Acid Heroes

June 28, 2014

That subterranean feeling

Filed under: Backwords from Ace — Ace Backwords @ 8:26 pm


I remember the first time I got that feeling . . .  I called it “that subterranean feeling.”  I’ve never been able to really describe it.  But I’ll try to here . . . . . . It’s sort of that feeling you get when you wake up from a really weird dream.  And you can’t remember exactly what the dream was about.  But the disturbed feeling lets you know it was something eerie and creepy, even if you can’t quite put your finger on exactly what it was.

It was April of 1995.  I was 38-years-old and about to be hit by a massive mid-life crisis.  I had lived in the same apartment for 13 years.  And every year my life seemed to be building and building towards something.  I’m not exactly sure what.  But it kept building.  And then, all of a sudden,  nothing in my life seemed to work anymore.  I was antsy and unhappy.  So I packed up all my stuff into the closets and cupboards of my apartment, sub-let the place to a good friend of mine, and hit the road.

After two years of myriad misadventures and miscellaneous stupidities, I staggered back to my old apartment one day.  And I started going through all my stuff that I had left behind in the closets and cupboards.  Everything was pretty much exactly where I had left it two years earlier.  I had packed up and left so abruptly, it was as if that day in April of 1995 was frozen in time.  Looking at my stuff was like looking back at a time capsule.  Or a tomb or mausoleum.  There were the half-finished art projects I had been working on right before I left.  There was my address book, filled with hundreds of scribbled addresses and phone numbers of the people who had made up my life back then.  There was the stack of magazines and newspapers that featured the  published artwork and writing that I was doing back then.  And I noticed the newsprint had started to yellow.  That was the first disturbing sign.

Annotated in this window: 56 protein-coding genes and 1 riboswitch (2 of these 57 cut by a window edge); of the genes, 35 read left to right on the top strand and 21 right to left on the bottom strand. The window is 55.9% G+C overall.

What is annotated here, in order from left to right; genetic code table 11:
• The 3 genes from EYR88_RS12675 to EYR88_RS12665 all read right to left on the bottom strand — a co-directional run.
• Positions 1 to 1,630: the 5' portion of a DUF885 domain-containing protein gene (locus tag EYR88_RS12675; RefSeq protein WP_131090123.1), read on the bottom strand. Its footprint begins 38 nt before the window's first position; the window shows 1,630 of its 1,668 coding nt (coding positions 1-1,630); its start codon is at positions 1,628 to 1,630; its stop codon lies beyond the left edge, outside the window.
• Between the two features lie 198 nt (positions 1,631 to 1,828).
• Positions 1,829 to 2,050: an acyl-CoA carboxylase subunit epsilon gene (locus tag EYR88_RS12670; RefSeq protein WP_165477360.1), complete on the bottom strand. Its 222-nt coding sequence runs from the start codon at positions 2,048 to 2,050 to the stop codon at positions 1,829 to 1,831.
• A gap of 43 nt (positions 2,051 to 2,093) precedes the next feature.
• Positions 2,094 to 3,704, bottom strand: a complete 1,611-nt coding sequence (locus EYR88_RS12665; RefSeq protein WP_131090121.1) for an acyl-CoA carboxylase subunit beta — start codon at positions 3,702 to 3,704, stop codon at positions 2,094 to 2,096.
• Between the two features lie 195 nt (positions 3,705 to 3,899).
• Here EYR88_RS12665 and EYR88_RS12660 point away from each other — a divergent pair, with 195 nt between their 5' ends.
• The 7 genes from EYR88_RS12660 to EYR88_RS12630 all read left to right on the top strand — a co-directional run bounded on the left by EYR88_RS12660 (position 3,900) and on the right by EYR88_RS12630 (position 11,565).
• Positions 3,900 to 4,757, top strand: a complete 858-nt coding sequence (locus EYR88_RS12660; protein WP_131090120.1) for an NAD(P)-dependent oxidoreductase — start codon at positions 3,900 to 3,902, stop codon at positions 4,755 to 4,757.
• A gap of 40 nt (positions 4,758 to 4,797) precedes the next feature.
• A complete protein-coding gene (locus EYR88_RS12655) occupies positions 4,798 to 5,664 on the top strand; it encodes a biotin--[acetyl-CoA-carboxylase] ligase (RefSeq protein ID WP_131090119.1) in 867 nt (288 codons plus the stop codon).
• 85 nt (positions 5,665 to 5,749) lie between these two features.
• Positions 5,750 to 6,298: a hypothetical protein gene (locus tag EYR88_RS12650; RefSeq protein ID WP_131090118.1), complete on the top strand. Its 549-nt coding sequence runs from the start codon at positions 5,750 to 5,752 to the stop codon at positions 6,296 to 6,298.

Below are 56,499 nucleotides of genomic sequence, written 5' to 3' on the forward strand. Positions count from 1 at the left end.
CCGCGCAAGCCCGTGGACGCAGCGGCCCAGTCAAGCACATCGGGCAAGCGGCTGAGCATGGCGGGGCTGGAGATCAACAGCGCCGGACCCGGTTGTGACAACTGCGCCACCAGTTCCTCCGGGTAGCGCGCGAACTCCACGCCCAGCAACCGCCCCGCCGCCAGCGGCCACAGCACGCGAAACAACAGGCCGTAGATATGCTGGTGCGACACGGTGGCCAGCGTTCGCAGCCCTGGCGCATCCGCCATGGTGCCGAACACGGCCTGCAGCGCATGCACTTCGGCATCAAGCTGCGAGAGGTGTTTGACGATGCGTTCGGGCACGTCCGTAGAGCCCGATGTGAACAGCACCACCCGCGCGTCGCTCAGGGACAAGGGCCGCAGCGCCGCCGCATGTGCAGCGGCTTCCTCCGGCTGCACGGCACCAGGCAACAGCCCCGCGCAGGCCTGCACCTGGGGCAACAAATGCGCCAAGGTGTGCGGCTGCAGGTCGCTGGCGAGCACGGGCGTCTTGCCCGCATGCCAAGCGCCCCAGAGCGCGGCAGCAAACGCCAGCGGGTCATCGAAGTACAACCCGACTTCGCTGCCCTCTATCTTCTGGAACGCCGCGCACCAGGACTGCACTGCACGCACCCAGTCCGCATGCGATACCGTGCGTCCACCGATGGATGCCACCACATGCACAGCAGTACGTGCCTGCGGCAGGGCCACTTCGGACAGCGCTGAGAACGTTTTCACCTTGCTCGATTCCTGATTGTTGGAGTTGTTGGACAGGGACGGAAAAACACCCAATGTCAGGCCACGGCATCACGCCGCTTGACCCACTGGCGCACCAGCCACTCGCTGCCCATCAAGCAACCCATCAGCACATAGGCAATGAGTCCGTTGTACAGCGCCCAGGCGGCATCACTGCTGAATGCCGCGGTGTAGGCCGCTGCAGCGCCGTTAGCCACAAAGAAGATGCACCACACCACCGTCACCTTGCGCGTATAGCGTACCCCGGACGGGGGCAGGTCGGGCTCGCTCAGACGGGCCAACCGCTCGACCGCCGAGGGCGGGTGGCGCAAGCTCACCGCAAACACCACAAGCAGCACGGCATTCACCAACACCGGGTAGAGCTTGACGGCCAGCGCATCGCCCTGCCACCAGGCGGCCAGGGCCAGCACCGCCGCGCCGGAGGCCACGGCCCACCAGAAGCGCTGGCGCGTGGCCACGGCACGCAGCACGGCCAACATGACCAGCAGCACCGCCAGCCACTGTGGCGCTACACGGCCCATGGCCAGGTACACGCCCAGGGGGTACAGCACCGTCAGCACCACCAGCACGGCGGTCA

As I continued to sift through the flotsam and jetsam of my past life, I started to get more and more of this eerie, creepy feeling.  This subterranean feeling that I couldn’t quite put my finger on.  I was looking back on my past life.  But it was like looking back at a ghost.    It had seemed so real and vivid back then.  The life I had been leading.  And now it was all gone. That whole world had vanished.  As if it had never even been there in the place.  All the people I had been involved with, the things I had been doing, all the scenes I was in the middle of . . . It was all gone.  It had all faded away.   It had seemed so real at the time.  But now it was as if it was nothing more than a barely-remembered dream.

I started to get this queasy feeling  in my head.  Everything seemed completely unreal.  My past and my present.  Like this world of ours — that I thought was so solid and real — was nothing more than the shifting shadows and flickering lights of a twilight zone, a netherworld, a ghost-town.  I felt like Ebenezer Scrooge in “The Christmas Carol” when the Ghost of Christmas Past is displaying for Scrooge the barren harvest of his past.

When I was young, when I was in my 20s and 30s, life seemed like this endless expanse of time.  Like it was just  going to last forever.   Death was far, far away, nothing but a barely-considered intellectual concept in the back of my mind.  But now it occurred to me for the first time how quickly my youth had passed away.  My past seemed like a train on a track that was blasting farther and farther away from me, disappearing off into the endless void of eternity (like I said, I could never quite explain this feeling). . .

I wonder if that happens to a lot of people as they get older.  What had seemed so solid and real in their youth,  now seems like nothing more than castles made of sand . . .  Everything dissolving into nothingness . . . I really felt like I had died and turned into a ghost.

Nowadays, I get that subterranean feeling whenever I go to my storage locker and start rummaging through the dusty boxes of my past.  This almost unbearable melancholy feeling.  And this feeling that is so strong, and yet I can  never put my finger on it.  Like an unseen image just beyond the sight of my peripheral vision . . .  Like something that is so eerie and unsettling and awesome, it’s  almost unspeakable.



  1. Ace, I get the same feeling as well. It’s odd that you brought it up in today’s posting. I has a bad case of it today when I was cleaning stuff out of my storage unit. The things I went through represented a completely different life than I live today… Ghosts of the past

    Comment by Darrell Legg — June 29, 2014 @ 2:45 am | Reply

  2. This is so true and so vivid. I feel this also.

    Comment by Jeremiah Dissed — June 29, 2014 @ 5:23 am | Reply

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